BLVR: Well, the hope is that it’s possible to get it right in principle. But thinking about Laplace’s Demon showed us that it isn’t. So, it’s possible to some degree, such as it is with weather. Our predictive powers even about things as complicated as social progress might only be good to a certain horizon. As we move towards that horizon, our ability to make good decisions improves. But still, there is a horizon, and it may be that we’ll never be able make the best or even good decisions with regard to human affairs because they’re so chaotic. That’s depressing.

SS: There are certain simple principles of behavioral economics that seem to be good. Organ donation, for example. At the moment, you have to opt in to donate your heart if you’re killed in a car accident. By default, you’re not a heart donor. That doesn’t have to be the case, though, as Richard Thaler[11] showed us with his simple idea of “nudging.” By depending on people’s inertia—that they’re not going to opt out because it’s easier to do nothing—the majority of people become organ donors. That could be a case where you’re using a little bit of insight into human behavior to do something you believe is good. This is the research for the future. Where does math meet the social sciences? The soft sciences are the hardest of all. They’re the last ones to be mathematized. Maybe they never will be properly mathematized. It’s the so-called hard sciences where we’ve really made a lot of progress. Math seems to apply so well to them. But, in a way, that makes them easy.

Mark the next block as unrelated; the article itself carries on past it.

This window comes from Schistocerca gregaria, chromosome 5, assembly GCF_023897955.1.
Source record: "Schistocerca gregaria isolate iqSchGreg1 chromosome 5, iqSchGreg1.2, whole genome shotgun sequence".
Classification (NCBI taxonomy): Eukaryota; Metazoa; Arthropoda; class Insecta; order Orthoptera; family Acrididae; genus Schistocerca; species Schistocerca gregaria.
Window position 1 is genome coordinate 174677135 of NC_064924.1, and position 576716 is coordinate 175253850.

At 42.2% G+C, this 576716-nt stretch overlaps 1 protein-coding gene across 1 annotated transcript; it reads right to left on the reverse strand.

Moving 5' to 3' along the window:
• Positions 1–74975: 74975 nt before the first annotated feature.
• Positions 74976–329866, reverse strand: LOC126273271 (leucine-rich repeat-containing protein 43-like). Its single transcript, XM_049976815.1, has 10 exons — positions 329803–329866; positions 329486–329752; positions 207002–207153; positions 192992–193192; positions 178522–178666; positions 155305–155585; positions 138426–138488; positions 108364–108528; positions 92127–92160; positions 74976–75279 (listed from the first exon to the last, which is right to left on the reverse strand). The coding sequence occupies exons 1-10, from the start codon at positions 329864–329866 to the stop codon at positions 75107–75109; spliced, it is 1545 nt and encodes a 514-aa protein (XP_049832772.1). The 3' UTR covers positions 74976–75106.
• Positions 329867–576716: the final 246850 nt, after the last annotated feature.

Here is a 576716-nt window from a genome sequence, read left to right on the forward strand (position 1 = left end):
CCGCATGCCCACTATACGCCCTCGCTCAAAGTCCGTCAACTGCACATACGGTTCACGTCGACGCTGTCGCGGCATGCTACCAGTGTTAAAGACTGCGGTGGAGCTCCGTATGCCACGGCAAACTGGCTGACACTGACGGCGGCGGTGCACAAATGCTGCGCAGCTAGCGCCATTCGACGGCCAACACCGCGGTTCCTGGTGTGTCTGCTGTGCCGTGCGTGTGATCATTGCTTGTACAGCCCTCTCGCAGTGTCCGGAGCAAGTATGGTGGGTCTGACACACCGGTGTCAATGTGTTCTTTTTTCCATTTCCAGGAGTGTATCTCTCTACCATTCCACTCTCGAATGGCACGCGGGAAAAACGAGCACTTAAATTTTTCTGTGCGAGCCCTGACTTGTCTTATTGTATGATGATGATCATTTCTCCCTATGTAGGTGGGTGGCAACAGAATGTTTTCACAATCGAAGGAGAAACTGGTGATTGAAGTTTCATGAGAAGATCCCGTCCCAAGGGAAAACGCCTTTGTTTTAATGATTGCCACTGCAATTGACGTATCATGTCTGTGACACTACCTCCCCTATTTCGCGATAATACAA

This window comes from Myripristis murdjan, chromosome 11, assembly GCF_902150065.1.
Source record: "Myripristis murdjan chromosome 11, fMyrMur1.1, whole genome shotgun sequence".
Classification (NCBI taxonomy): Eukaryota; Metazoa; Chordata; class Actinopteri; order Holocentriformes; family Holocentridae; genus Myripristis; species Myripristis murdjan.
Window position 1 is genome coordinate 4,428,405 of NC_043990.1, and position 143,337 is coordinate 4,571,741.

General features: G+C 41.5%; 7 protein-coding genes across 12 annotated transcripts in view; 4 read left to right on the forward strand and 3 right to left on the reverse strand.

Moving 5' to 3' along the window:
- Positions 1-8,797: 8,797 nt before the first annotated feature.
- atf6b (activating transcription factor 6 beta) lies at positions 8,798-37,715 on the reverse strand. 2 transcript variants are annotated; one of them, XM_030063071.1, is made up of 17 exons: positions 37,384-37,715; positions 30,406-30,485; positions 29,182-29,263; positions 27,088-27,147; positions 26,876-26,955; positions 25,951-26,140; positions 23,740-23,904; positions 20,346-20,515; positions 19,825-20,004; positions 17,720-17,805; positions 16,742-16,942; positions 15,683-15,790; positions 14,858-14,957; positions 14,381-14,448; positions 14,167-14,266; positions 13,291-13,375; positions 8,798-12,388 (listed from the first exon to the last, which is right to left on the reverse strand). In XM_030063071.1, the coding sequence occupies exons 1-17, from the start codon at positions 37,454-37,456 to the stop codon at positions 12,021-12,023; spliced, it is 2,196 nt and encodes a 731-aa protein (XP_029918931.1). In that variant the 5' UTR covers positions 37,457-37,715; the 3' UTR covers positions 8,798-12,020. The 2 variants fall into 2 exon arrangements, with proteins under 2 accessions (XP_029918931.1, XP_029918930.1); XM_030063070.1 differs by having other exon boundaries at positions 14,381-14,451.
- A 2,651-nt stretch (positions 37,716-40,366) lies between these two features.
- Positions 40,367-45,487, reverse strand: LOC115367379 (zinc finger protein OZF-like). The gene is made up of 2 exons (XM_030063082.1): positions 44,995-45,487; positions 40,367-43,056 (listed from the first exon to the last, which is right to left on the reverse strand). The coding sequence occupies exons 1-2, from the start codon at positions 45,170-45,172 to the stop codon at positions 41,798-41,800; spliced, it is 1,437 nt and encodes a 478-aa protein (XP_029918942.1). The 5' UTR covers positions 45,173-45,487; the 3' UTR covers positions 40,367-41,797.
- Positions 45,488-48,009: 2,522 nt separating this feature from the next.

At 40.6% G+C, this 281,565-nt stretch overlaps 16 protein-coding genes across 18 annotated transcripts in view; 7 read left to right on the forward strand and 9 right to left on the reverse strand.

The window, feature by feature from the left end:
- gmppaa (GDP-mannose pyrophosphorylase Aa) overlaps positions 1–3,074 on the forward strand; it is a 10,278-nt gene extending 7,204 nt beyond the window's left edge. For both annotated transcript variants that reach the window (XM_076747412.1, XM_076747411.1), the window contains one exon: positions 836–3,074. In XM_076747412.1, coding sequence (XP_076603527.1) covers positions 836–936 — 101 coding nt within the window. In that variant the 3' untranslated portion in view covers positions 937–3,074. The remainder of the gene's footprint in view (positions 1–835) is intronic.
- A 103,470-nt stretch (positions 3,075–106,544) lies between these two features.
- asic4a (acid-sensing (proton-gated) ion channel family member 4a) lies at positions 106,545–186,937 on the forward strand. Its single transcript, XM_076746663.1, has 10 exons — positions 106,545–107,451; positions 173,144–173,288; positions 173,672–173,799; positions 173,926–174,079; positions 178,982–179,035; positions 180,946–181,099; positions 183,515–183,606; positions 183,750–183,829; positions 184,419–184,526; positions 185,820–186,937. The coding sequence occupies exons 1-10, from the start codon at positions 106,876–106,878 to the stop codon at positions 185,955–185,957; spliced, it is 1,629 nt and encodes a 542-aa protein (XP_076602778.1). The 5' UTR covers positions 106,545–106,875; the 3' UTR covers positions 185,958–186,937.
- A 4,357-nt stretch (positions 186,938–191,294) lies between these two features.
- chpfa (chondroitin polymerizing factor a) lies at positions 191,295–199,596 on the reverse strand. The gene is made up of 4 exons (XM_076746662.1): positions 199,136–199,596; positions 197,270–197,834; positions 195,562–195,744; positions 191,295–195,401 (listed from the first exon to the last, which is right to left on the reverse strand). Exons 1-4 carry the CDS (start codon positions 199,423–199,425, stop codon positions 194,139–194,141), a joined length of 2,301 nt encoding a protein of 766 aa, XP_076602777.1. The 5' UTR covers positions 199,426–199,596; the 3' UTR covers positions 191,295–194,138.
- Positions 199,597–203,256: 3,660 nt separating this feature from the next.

[1] A dynamical system is one in which a function describes the time dependence of a point in space. Classic examples of dynamical systems include swinging pendulums, the flow of liquid through a tube, and population growth. In certain dynamical systems, seemingly random behavior can occur. This phenomenon is known as “chaos” and the branch of mathematics studying it known as chaos theory.
[2] Complex network theory is the study of graphs that represent systems in the real world such as Facebook friends and neural connections in the brain.
[3] “Collective dynamics of small-world networks”, which Strogatz coauthored with Duncan J. Watts, is the sixth most highly cited physics paper of all time. In it, Strogatz and Watts give mathematical teeth to the popular notion of “six degrees of separation.” They propose a class of “small-world networks” that has since been applied to social movements, seismic stations in Southern California, and the usability of information in large databases. The most prominent construction of small-world networks is known as the “Watts-Strogatz Model.”
[4] An icosahedron is a polyhedron with twenty faces.
[5] A dodecahedron is a polyhedron with twelve faces.
[6] Mathematicians say that a statement is “morally” right if, according to their own aesthetic intuition, they feel that the statement “should be true.”